Colonial CT Food & Drink to be Deconstructed at WDS

Early Nutmeggers quaffed and consumed some strange substances, from rattle-skull (rum, dark beer, lime, brandy and sherry) to hasty pudding, (barely digestible during those early years). Authors Eric D. Lehman and Amy Nawrocki will delight attendees with surprising, and sometimes amusing, tales of what our forebears managed to ingest in a presentation based on their books, “A History of Connecticut Food,” and “A History of Connecticut Wine,”on Thursday, September 26, 2019, at 6:30 p.m. The presentation will be preceded by a wine reception, by donation, at 6 p.m. in the Webb Barn. Admission is free for members, $5 for nonmembers, payable at the door. A signing of their books will follow.

The scholarly pair will share remarkable facts you may not have realized you need to know. For example, you may have intuited that early settlers consumed an array of wildlife, but owl chowder…? And though you might associate “sweet and sour” with Asian food, it was in fact a flavor loved by Connecticut colonists, especially with pork.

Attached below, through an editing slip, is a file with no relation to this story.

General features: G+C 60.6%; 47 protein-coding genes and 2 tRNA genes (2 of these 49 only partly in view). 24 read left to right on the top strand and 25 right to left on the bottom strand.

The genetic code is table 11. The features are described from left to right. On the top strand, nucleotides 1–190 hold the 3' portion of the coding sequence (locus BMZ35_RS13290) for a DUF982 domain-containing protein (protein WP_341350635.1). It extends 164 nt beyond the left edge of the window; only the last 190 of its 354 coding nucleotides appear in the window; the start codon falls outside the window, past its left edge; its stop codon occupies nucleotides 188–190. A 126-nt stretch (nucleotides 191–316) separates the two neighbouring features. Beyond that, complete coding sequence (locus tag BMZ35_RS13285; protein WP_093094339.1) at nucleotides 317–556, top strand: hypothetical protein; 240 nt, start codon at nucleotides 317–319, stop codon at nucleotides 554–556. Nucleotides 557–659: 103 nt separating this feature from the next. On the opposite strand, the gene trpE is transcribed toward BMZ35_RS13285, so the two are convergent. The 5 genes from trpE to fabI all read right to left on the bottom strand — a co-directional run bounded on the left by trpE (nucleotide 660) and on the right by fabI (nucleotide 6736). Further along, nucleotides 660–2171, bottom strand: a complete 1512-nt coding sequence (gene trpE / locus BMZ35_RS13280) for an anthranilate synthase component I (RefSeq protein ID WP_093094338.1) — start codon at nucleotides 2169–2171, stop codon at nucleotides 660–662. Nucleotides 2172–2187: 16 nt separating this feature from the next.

During their presentation, Lehman and Nawrocki will take their audience on a tasty tour of nearly four centuries of American food and drink, discussing the choice of crops cultivated, livestock raised, and seafood that has formed a distinctive Connecticut cuisine.

Lehman and Nawrocki both teach English and creative writing at the University of Bridgeport and coauthored “A History of Connecticut Wine: Vineyard in Your Backyard.” Lehman ‘s essays, reviews and stories have appeared in dozens of journals and magazines. His books include “Becoming Tom Thumb,” “Shadows of Paris,” and “The Quotable New Englander.”

About the Webb-Deane-Stevens Museum

Located in the heart of Connecticut’s largest historic district, the Webb-Deane-Stevens Museum provides the quintessential New England experience – from the American Revolution to the early 20th century. Tours include the 1752 Joseph Webb House, where General George Washington met with French General Rochambeau and planned the military campaign leading to the end of the Revolutionary War, the 1770 Silas Deane House, built for America’s first diplomat to France, and the 1788 Isaac Stevens House, which depicts Connecticut life in the 18th and 19th centuries.

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